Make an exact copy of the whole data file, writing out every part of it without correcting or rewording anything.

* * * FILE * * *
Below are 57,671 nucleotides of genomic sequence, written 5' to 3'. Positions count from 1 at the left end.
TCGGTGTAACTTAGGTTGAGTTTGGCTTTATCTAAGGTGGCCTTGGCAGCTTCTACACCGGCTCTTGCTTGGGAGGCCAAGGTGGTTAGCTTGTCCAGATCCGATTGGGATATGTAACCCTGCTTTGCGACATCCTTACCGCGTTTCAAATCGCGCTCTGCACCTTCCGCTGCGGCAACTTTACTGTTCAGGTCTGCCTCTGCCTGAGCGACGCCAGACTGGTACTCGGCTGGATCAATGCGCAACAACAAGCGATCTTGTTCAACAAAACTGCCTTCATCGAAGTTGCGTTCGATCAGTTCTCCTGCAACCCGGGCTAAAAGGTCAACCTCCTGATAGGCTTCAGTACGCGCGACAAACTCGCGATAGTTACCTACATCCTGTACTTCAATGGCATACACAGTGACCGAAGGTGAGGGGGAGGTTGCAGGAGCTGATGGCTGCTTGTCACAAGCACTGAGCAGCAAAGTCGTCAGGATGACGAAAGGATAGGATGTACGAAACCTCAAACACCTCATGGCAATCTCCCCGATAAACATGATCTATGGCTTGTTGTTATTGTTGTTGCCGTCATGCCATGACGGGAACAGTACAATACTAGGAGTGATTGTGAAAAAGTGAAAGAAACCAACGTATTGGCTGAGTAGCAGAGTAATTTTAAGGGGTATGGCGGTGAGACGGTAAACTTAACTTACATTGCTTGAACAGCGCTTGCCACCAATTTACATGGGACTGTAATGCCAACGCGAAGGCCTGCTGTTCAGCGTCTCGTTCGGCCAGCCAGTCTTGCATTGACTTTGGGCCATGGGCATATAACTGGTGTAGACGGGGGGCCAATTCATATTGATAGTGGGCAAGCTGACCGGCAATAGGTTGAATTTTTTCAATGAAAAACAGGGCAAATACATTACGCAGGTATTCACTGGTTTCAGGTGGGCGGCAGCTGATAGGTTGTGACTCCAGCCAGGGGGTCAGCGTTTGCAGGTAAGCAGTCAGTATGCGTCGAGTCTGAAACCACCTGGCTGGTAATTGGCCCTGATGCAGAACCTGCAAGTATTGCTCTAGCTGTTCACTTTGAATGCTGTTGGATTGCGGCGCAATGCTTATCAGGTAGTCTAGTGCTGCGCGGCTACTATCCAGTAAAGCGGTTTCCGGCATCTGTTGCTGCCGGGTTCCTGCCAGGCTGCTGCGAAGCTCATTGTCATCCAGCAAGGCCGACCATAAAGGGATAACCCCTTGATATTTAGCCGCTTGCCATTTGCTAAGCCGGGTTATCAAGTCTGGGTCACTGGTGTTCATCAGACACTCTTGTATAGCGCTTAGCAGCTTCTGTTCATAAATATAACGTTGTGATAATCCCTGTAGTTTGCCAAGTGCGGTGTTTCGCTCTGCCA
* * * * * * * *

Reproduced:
Below are 57,671 nucleotides of genomic sequence, written 5' to 3'. Positions count from 1 at the left end.
TCGGTGTAACTTAGGTTGAGTTTGGCTTTATCTAAGGTGGCCTTGGCAGCTTCTACACCGGCTCTTGCTTGGGAGGCCAAGGTGGTTAGCTTGTCCAGATCCGATTGGGATATGTAACCCTGCTTTGCGACATCCTTACCGCGTTTCAAATCGCGCTCTGCACCTTCCGCTGCGGCAACTTTACTGTTCAGGTCTGCCTCTGCCTGAGCGACGCCAGACTGGTACTCGGCTGGATCAATGCGCAACAACAAGCGATCTTGTTCAACAAAACTGCCTTCATCGAAGTTGCGTTCGATCAGTTCTCCTGCAACCCGGGCTAAAAGGTCAACCTCCTGATAGGCTTCAGTACGCGCGACAAACTCGCGATAGTTACCTACATCCTGTACTTCAATGGCATACACAGTGACCGAAGGTGAGGGGGAGGTTGCAGGAGCTGATGGCTGCTTGTCACAAGCACTGAGCAGCAAAGTCGTCAGGATGACGAAAGGATAGGATGTACGAAACCTCAAACACCTCATGGCAATCTCCCCGATAAACATGATCTATGGCTTGTTGTTATTGTTGTTGCCGTCATGCCATGACGGGAACAGTACAATACTAGGAGTGATTGTGAAAAAGTGAAAGAAACCAACGTATTGGCTGAGTAGCAGAGTAATTTTAAGGGGTATGGCGGTGAGACGGTAAACTTAACTTACATTGCTTGAACAGCGCTTGCCACCAATTTACATGGGACTGTAATGCCAACGCGAAGGCCTGCTGTTCAGCGTCTCGTTCGGCCAGCCAGTCTTGCATTGACTTTGGGCCATGGGCATATAACTGGTGTAGACGGGGGGCCAATTCATATTGATAGTGGGCAAGCTGACCGGCAATAGGTTGAATTTTTTCAATGAAAAACAGGGCAAATACATTACGCAGGTATTCACTGGTTTCAGGTGGGCGGCAGCTGATAGGTTGTGACTCCAGCCAGGGGGTCAGCGTTTGCAGGTAAGCAGTCAGTATGCGTCGAGTCTGAAACCACCTGGCTGGTAATTGGCCCTGATGCAGAACCTGCAAGTATTGCTCTAGCTGTTCACTTTGAATGCTGTTGGATTGCGGCGCAATGCTTATCAGGTAGTCTAGTGCTGCGCGGCTACTATCCAGTAAAGCGGTTTCCGGCATCTGTTGCTGCCGGGTTCCTGCCAGGCTGCTGCGAAGCTCATTGTCATCCAGCAAGGCCGACCATAAAGGGATAACCCCTTGATATTTAGCCGCTTGCCATTTGCTAAGCCGGGTTATCAAGTCTGGGTCACTGGTGTTCATCAGACACTCTTGTATAGCGCTTAGCAGCTTCTGTTCATAAATATAACGTTGTGATAATCCCTGTAGTTTGCCAAGTGCGGTGTTTCGCTCTGCCA